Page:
Nepal - A Month ago, five brothers from the Lai family successfully trekked up to the summit of Mera Peak, one of the highest mountains in the world. The mountain which lies in the Himalayan region of Nepal, stands at about 6,654 metres above sea level.
The five brothers - George Lai (55), Gabriel Lai (51), Clement Lai (50), Jerome Lai (48) and Cyril Lai (42) - whose passions include venturing through jungles and mountain 'trekking have already tackled much of what Southeast Asia has to offer, such as Mount Kinabalu.
The brothers had to train for about two years to maintain a high level of fitness, both physically and mentally, prior to their Mera Peak expedition.
The brothers' self-sponsored journey began on October 16, 2012. They made the trip via Unique Trekking, an agency that offers trekking packages which assisted them in realising their 12-day-andeight-hour trek up the undulating mountain range.
The day before their expedition, they were greeted on arrival by a representative of Unique Trekking, Mr Khum Subedi, who informed them of the mountaineering equipment and necessities that they would need to purchase.
The first few days of the expedition saw the Lai brothers pass by Pujya Village, Jiri Village, Sibuje Village and the Dutkunda Mountain.
It did not take long before they began experiencing extreme conditions with temperatures reaching minus 25 degrees Celsius and lower. Despite low and limited oxygen levels, which triggered altitude sickness, the brothers pushed onwards towards achieving their goal - especially after taking into account the fact that their porters travelled while shouldering over 70 kilogrammes of equipment and supplies, in addition to their ability to navigate the mountain trails in the dark.
The brothers made pit-stops at several camps such as Chatarapuk and Khote, where they enjoyed the luxury of a hot shower before trekking for another six days to the summit. While resting body and mind at the pit-stop camp, one of the Lai brothers, Cyril celebrated his 48th birthday and was surprised to receive a cake during the pit stop.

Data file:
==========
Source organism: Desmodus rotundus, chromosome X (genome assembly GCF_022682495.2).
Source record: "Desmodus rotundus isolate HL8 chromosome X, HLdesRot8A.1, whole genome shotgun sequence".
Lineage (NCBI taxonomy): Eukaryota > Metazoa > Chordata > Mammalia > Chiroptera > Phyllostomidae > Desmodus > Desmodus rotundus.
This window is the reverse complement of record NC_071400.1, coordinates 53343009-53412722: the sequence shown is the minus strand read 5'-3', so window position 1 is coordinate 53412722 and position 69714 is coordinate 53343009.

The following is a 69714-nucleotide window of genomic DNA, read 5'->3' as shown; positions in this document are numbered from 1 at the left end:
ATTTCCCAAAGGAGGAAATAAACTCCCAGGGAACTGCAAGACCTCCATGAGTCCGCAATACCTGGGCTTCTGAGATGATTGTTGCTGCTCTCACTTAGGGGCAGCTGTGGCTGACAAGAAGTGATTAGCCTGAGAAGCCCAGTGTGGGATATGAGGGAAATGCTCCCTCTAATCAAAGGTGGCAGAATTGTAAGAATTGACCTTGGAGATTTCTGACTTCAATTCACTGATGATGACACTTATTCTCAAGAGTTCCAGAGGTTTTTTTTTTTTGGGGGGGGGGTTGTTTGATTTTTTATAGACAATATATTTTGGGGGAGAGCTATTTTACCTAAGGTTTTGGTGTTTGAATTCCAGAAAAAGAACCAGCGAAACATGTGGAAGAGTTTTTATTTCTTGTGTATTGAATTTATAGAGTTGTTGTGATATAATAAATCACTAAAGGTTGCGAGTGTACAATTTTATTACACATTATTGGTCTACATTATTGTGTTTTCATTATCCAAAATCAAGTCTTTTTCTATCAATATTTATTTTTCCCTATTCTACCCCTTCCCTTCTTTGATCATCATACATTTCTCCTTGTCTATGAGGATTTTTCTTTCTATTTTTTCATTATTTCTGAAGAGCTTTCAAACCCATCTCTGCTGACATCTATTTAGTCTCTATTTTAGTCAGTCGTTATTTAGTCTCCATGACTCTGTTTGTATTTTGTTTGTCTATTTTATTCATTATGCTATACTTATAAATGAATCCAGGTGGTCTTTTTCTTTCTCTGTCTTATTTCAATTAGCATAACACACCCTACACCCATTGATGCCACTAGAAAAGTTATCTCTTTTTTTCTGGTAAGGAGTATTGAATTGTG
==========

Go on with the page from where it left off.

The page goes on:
Restlessness and agitation began to set in as the brothers began suffering painful headaches, one of the symptoms ofaltitude sickness resulting from sleepless nights. The porters gave them raw garlic to chew as a remedy to ease the pain, which alleviated the pressure only slightly.
Upon reaching Khare, the brothers began rubbing garlic on their foreheads in addition to chewing it as they started experiencing feelings of nausea. They were then slowed down considerably due to a blinding snowstorm that raged for hours, before rappelling down a section of the mountain to reach another camp.
Once the brothers reached the summit, they pushed onwards to reach the peak but the journey at this stage was done very slowly due to the thin levels of oxygen that made every step exhausting.
Finally, they completed their ascent with Cyril stopping at 6,065 metres, Jerome at 6,100 metres, while George, Gabriel and Clement along with their guide, Lakpa Sherpa reached the very summit together at 6,654 metres.
During the fmal day of the ascent, day 11, the brothers were harnessed and roped together and had to cross crevasses for hours in the blinding whiteness of their surroundings as daylight appeared. The climb progressed into short shuffles and comprised many rest breaks, but despite this, the Lai brothers planted the flag of Brunei Darussalam at the peak, marking themselves as the very first Bruneians to conquer the mountain.
The brothers expressed their hope during an interview with the Bulletin that their indomitable will would encourage a younger generation of trekking enthusiasts to follow suit, and have also proved beyond a reasonable doubt, that age is most definitely just a number and nothing more.
--Courtesy of Borneo Bulletin